Even as a child, Eleanour Snow wanted to be a teacher. She got her doctorate in geology from Brown University and went straight into academia, teaching structural geology and mineralogy, and doing research in experimental mineral deformation, at the University of Arizona, and then the University of South Florida (USF). This was her dream job.
One day, the director for geochemistry programs at the National Science Foundation visited the campus. She asked him if he had any advice about research directions for a young scientist in her particular field. He told her, “Find another field.”
Snow took it in stride. It was actually meant as a friendly warning. Federal money for basic science research was drying up. So she decided to go into earth science education, an area that was just beginning to take off. Federal funding for basic research on science education was increasing. There were even new journals dedicated to it.
It meant walking away from a tenure track position and becoming an instructor. It is a position with less prestige at a University. It also meant lower pay. On the positive side, instructors have more flexible schedules and fewer responsibilities. That gave her more time to spend with her young children. Still, she couldn’t shake the question, “If I step down, am I failing?” She had been raised to believe that women could have it all.
“I’ve come to the conclusion that you can have it all,” she said. “You just can’t have it all at once.”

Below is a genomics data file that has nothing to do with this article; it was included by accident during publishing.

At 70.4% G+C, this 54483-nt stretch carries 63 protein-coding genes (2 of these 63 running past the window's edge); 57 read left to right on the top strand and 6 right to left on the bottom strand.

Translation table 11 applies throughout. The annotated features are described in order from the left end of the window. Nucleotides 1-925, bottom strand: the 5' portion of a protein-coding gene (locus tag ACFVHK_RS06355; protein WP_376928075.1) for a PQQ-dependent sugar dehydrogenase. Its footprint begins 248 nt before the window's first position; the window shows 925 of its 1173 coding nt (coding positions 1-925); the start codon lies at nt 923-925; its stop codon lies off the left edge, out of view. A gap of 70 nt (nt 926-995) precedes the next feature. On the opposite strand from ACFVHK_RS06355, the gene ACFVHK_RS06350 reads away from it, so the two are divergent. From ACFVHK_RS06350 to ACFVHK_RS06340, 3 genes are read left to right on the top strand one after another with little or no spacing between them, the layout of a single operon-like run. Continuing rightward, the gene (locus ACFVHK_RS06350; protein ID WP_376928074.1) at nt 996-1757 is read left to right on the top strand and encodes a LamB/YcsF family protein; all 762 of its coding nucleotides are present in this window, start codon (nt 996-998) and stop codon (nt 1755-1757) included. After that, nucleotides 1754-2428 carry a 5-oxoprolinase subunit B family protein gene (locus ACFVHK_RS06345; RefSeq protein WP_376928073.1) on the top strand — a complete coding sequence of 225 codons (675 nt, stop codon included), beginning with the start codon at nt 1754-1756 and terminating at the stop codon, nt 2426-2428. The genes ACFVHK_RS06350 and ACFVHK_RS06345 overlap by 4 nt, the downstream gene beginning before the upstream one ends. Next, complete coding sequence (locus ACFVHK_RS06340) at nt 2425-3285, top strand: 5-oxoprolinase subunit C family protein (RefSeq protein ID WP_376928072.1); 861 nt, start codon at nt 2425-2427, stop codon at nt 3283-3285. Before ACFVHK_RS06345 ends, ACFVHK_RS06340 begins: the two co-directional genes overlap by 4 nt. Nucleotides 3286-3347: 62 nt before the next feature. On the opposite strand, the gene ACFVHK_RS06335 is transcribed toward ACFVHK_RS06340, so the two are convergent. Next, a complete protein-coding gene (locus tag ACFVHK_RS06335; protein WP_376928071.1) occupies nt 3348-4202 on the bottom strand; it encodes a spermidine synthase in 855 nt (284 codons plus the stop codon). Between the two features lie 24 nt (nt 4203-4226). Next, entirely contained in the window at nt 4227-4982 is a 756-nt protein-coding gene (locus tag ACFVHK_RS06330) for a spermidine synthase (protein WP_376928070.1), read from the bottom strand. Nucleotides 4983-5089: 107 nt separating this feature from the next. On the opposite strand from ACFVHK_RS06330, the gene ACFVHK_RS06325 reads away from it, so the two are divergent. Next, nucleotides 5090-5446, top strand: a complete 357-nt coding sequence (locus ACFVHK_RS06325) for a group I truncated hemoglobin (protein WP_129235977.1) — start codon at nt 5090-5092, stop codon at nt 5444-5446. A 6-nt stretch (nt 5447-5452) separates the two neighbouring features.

In 1995, she created the first Internet based distance learning course at USF. She developed online courses in oceanography and environmental science, as well as a traditional in-person course for non-science majors called Science, Earth, and Life. Another course she taught focused on how geology has affected the politics, history, and culture of Africa.
Her online courses aren’t just a series of lectures and quizzes, but are designed to be interactive and involve problem solving. Enrollments have been as high as 400, but ironically, she feels that she gets to know the students better in an online class than in a traditional classroom setting. Through emails and live online chats, students tend to be more open about themselves and ask more questions.
Snow and her husband Terry Quinn, now director of the Institute for Geophysics, came to Texas in 2005 on a sabbatical from USF and never left. In that time, she has developed an online forum for TXESS Revolution, a program that trains high school science teachers in minority serving schools. She has also developed an online course for GeoFORCE Texas students giving them dual high school and college credit in earth science. She has also continued teaching her online courses at USF.
Now, 15 years after her big career shift, Snow has just been selected to be the first associate director for outreach at the Jackson School.
“I can’t imagine a better place to be,” she said. “I’m looking at the last quarter of my working life and thinking this is something really important that’s really changing lives and that’s exactly where I want to be. And no matter what path I might have taken to get here, this is where I would want to end up. So it worked ultimately.”